Odontologists from the University of Bordeaux were curious if regular wine tasting affects one’s teeth colour permanently. This is probably not a strange thing for dentists to wonder about and especially not those working in one of the world’s most famous regions for red wine. So, they compared the teeth of “regular tasters” with “non wine tasters” in a pilot study. The good news for all of us “regular wine tasters” is that they found no differences in teeth colour between the regular tasters and the unregular tasters. The study was published in The Journal of Wine Research. Judging from the surnames all the researchers seem to be French, which could explain the interesting choice of words occasionally used in the article. Even though it is Winetech’s aim to summarize scientific articles that can potentially improve grape and wine production in the SA wine industry, we do occasionally come across studies of a humoristic nature that we feel might provide for some interesting and entertaining reading material. This is such an article.
How the participants were recruited
A Google forms survey was sent by email to members of the Association des Œnologues de Bordeaux who work in a 70 km radius around Bordeaux. This is an association for everyone who studied Oenology at the University of Bordeaux and who work in the wine industry. The form comprised various questions including age, “the existence of a spouse” and “consent to be examined orally.” From the completed questionnaires 31 tasters were selected. Exclusion criteria included smoking habits of people in the past three years (it is not clear what level of smoking was deemed acceptable), people who drink more than eight coloured drinks a day (tea, coffee, etc.), people with false teeth, people with “intrinsic discolouration of incisors” e.g., teeth that are discoloured because of trauma, and finally everyone with an invalid email address (for the obvious reason that the email never reached the intended participant).
These 31 tasters’ two front teeth were compared with the two front teeth of the “general population” who did not consume wine in a professional manner. The source population for this general population was “patients followed in a dental office in downtown Bordeaux.”
The average age of all participants was about 40 years old but with individuals as young as 21 and as old as 70. The idea was to compare two populations of similar age and social status. Initially the researchers wanted to use the wine tasters’ spouses as a control group, but “a large number of the tasters refused to include their spouses.” Others didn’t have spouses, hence the stalking at the dentist’s office in downtown Bordeaux.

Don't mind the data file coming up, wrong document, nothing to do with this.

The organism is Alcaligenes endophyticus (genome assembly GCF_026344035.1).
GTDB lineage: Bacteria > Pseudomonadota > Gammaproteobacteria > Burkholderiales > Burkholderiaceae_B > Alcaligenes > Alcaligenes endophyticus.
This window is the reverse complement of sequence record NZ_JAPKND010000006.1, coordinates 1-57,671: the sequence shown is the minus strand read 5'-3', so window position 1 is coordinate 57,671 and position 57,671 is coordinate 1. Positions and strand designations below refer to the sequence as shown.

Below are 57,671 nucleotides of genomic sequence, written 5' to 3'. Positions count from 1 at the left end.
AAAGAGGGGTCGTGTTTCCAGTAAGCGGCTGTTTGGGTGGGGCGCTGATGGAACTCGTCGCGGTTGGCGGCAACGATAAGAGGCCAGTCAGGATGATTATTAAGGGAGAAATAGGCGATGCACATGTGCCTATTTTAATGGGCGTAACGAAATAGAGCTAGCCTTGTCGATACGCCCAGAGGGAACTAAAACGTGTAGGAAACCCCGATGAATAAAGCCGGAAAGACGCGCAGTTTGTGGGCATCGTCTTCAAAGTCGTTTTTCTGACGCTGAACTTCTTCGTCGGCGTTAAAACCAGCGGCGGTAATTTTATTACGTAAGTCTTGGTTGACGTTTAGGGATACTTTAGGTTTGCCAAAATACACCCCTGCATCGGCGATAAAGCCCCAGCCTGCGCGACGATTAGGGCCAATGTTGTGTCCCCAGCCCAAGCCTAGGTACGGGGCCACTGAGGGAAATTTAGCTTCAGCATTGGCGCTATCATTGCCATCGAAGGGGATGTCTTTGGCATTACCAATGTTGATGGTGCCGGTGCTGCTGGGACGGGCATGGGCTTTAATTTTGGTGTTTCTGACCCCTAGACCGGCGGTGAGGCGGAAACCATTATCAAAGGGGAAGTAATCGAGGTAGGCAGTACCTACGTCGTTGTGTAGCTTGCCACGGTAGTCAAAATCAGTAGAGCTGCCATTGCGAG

In the end the sizes of both groups of individuals were determined by positive responses in the questionnaire “and the availability of the spectrophotometer.” One cannot help but wonder what the effect of the non-availability of the spectrophotometer, the main device used to measure the colour of the teeth, would have been on group sizes.
The colour of the maxillary central incisors (teeth 11 and 21) was measured at three points: the collar, the centre, the free edge with the available spectrophotometer. Analysis of the oral data concluded that if you taste wine regularly, with your own original teeth, then you are probably not worse off compared to people who don’t taste wine as part of their jobs. However, some in vitro (meaning in the test tube and not in the mouth) studies revealed that wine, more than other coloured beverages, can affect the resins of certain prosthetic restorations. Ceramic crowns seem to be resistant to wine stains fortunately. If you are planning on bleaching your teeth for that Hollywood actor pearly white smile, the researchers recommend to temporarily stop wine tastings as tooth whitening seems to be a risky practice for people who taste wine regularly. Wine stains bleached teeth more easily than unbleached teeth.
So, what does colour your teeth?
In this experiment, where smokers, caffeine junkies, people with low socioeconomic status and spouses were excluded, age was the main reason for teeth to become less white.
François Deleplanque, Noella Rajonson, Elise Cazaubon, Sébastien Marque & Johan Samot (2021). Influence of wine tasting on the color of teeth amongst professional wine tasters of gironde, France: a pilot study, Journal of Wine Research, DOI: 10.1080/09571264.2021.1940901
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